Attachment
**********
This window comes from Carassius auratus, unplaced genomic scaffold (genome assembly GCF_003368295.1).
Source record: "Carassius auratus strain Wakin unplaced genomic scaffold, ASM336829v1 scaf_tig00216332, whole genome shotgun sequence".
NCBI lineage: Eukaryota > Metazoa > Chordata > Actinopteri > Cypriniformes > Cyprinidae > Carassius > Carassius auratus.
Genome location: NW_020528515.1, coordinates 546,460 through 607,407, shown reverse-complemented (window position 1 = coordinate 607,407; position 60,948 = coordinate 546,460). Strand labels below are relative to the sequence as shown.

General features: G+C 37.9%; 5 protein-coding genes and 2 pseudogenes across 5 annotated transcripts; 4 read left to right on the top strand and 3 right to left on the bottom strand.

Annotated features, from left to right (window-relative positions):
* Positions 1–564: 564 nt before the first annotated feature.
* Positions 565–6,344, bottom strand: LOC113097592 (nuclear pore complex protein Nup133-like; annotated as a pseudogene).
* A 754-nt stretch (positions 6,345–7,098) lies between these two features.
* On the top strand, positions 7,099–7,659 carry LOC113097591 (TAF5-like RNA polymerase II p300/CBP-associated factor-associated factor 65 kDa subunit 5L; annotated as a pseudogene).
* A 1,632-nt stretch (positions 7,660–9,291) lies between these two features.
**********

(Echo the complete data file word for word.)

This window comes from Carassius auratus, unplaced genomic scaffold (genome assembly GCF_003368295.1).
Source record: "Carassius auratus strain Wakin unplaced genomic scaffold, ASM336829v1 scaf_tig00216332, whole genome shotgun sequence".
NCBI lineage: Eukaryota > Metazoa > Chordata > Actinopteri > Cypriniformes > Cyprinidae > Carassius > Carassius auratus.
Genome location: NW_020528515.1, coordinates 546,460 through 607,407, shown reverse-complemented (window position 1 = coordinate 607,407; position 60,948 = coordinate 546,460). Strand labels below are relative to the sequence as shown.

General features: G+C 37.9%; 5 protein-coding genes and 2 pseudogenes across 5 annotated transcripts; 4 read left to right on the top strand and 3 right to left on the bottom strand.

Annotated features, from left to right (window-relative positions):
* Positions 1–564: 564 nt before the first annotated feature.
* Positions 565–6,344, bottom strand: LOC113097592 (nuclear pore complex protein Nup133-like; annotated as a pseudogene).
* A 754-nt stretch (positions 6,345–7,098) lies between these two features.
* On the top strand, positions 7,099–7,659 carry LOC113097591 (TAF5-like RNA polymerase II p300/CBP-associated factor-associated factor 65 kDa subunit 5L; annotated as a pseudogene).
* A 1,632-nt stretch (positions 7,660–9,291) lies between these two features.